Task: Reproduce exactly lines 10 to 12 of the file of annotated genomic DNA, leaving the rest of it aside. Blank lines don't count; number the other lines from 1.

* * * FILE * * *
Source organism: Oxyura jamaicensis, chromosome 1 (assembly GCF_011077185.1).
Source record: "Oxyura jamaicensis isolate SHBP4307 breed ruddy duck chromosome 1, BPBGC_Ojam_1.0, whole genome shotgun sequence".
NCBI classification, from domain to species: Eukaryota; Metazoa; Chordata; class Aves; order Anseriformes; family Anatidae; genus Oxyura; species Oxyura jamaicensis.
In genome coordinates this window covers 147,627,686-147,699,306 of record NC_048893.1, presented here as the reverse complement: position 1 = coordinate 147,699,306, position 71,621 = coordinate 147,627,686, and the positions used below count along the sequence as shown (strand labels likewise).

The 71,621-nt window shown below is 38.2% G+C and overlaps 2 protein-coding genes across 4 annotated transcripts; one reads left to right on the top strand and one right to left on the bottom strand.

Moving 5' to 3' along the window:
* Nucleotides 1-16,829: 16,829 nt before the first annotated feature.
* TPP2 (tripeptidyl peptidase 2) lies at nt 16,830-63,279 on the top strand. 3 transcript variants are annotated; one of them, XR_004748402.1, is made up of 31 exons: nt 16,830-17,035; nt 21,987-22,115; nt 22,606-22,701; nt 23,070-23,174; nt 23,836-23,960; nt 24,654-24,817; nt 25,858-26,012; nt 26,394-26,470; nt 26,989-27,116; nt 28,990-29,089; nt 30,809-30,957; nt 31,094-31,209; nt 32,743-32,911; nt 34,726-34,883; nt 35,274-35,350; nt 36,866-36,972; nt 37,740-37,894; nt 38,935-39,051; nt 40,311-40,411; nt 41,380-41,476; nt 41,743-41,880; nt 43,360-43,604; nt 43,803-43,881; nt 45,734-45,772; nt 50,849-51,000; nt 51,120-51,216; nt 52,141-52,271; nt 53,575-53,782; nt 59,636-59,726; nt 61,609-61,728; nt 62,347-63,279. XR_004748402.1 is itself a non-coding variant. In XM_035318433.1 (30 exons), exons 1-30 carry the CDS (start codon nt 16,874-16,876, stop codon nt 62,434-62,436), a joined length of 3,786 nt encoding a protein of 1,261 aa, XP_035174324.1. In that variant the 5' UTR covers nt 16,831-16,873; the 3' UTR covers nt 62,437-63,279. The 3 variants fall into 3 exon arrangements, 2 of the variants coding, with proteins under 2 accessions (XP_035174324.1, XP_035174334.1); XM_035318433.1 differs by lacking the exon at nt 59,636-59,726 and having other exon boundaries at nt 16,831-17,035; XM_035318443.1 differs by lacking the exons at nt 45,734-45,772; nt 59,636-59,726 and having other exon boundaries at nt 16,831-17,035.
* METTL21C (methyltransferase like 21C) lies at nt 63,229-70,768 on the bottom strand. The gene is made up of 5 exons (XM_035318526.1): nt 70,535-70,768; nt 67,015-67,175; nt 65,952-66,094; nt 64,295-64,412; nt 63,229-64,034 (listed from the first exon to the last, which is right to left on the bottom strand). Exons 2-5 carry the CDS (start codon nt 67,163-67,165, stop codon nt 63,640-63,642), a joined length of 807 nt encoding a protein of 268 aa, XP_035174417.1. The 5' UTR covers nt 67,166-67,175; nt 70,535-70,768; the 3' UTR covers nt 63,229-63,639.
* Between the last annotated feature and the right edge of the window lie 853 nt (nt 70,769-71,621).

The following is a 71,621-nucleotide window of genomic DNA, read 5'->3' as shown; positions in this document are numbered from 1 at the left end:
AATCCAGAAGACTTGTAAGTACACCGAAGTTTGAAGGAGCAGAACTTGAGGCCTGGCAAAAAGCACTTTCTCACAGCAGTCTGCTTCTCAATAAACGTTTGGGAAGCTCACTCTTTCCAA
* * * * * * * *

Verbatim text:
* Between the last annotated feature and the right edge of the window lie 853 nt (nt 70,769-71,621).

The following is a 71,621-nucleotide window of genomic DNA, read 5'->3' as shown; positions in this document are numbered from 1 at the left end:
AATCCAGAAGACTTGTAAGTACACCGAAGTTTGAAGGAGCAGAACTTGAGGCCTGGCAAAAAGCACTTTCTCACAGCAGTCTGCTTCTCAATAAACGTTTGGGAAGCTCACTCTTTCCAA